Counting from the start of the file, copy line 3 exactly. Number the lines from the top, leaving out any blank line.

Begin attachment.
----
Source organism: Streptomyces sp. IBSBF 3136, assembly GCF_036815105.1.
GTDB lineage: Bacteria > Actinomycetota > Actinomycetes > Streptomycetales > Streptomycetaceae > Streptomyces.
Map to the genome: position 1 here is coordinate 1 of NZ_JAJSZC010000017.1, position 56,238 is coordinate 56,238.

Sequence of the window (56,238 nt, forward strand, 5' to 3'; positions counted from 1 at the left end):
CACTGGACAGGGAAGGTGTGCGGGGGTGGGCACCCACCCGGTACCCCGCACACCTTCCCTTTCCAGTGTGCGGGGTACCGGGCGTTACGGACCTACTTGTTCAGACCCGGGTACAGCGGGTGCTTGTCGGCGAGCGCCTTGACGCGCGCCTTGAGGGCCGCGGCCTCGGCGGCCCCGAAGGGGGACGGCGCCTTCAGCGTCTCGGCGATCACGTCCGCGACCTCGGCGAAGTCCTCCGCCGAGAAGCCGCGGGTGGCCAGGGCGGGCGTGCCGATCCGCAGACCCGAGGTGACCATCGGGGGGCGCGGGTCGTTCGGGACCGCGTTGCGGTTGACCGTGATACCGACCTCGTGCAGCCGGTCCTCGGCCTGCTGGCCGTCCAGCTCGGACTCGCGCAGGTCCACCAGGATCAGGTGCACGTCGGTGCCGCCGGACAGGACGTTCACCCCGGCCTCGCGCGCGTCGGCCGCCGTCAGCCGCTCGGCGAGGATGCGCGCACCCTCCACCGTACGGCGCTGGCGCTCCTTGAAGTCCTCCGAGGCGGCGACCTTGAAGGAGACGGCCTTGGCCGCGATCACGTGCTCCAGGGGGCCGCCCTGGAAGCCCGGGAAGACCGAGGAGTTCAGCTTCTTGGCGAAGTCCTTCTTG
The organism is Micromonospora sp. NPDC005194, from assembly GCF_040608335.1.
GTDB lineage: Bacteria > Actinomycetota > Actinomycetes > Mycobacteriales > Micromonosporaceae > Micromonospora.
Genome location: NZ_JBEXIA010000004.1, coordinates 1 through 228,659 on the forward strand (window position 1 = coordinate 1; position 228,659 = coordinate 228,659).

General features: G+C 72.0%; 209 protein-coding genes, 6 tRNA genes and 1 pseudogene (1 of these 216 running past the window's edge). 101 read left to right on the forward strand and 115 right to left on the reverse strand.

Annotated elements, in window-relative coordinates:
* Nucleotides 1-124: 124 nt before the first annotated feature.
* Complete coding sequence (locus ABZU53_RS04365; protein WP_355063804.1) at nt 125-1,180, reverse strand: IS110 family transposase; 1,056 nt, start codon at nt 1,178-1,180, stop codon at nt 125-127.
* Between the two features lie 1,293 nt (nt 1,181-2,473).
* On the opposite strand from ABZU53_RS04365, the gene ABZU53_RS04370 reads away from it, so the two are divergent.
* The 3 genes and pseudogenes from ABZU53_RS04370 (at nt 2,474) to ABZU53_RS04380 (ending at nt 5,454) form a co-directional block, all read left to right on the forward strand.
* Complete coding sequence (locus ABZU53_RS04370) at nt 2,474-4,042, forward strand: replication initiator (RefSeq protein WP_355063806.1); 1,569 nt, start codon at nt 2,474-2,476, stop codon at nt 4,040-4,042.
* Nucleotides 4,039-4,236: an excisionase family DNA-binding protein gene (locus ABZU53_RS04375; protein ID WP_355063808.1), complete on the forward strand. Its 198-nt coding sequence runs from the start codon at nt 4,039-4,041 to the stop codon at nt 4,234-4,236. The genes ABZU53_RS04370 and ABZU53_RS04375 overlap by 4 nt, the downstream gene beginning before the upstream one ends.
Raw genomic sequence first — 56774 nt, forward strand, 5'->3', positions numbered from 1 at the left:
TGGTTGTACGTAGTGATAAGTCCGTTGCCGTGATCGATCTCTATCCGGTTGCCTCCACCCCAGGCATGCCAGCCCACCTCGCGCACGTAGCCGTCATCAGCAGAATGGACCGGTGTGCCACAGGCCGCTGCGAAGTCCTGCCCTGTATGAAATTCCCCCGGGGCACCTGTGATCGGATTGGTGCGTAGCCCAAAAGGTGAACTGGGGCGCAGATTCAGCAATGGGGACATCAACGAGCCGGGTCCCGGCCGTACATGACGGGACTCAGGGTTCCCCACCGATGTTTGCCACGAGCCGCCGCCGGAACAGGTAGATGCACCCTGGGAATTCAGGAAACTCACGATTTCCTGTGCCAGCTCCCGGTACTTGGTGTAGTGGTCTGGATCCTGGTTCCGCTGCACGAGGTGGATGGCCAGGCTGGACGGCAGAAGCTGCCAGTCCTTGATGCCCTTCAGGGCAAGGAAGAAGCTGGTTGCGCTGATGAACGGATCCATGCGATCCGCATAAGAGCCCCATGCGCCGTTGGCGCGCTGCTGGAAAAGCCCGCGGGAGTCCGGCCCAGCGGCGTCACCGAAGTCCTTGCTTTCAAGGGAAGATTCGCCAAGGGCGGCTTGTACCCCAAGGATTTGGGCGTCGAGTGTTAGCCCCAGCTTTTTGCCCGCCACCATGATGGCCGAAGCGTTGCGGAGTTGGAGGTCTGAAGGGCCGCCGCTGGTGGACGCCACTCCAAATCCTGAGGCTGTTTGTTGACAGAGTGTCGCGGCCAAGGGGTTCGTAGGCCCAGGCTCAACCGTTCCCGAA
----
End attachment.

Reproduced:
Map to the genome: position 1 here is coordinate 1 of NZ_JAJSZC010000017.1, position 56,238 is coordinate 56,238.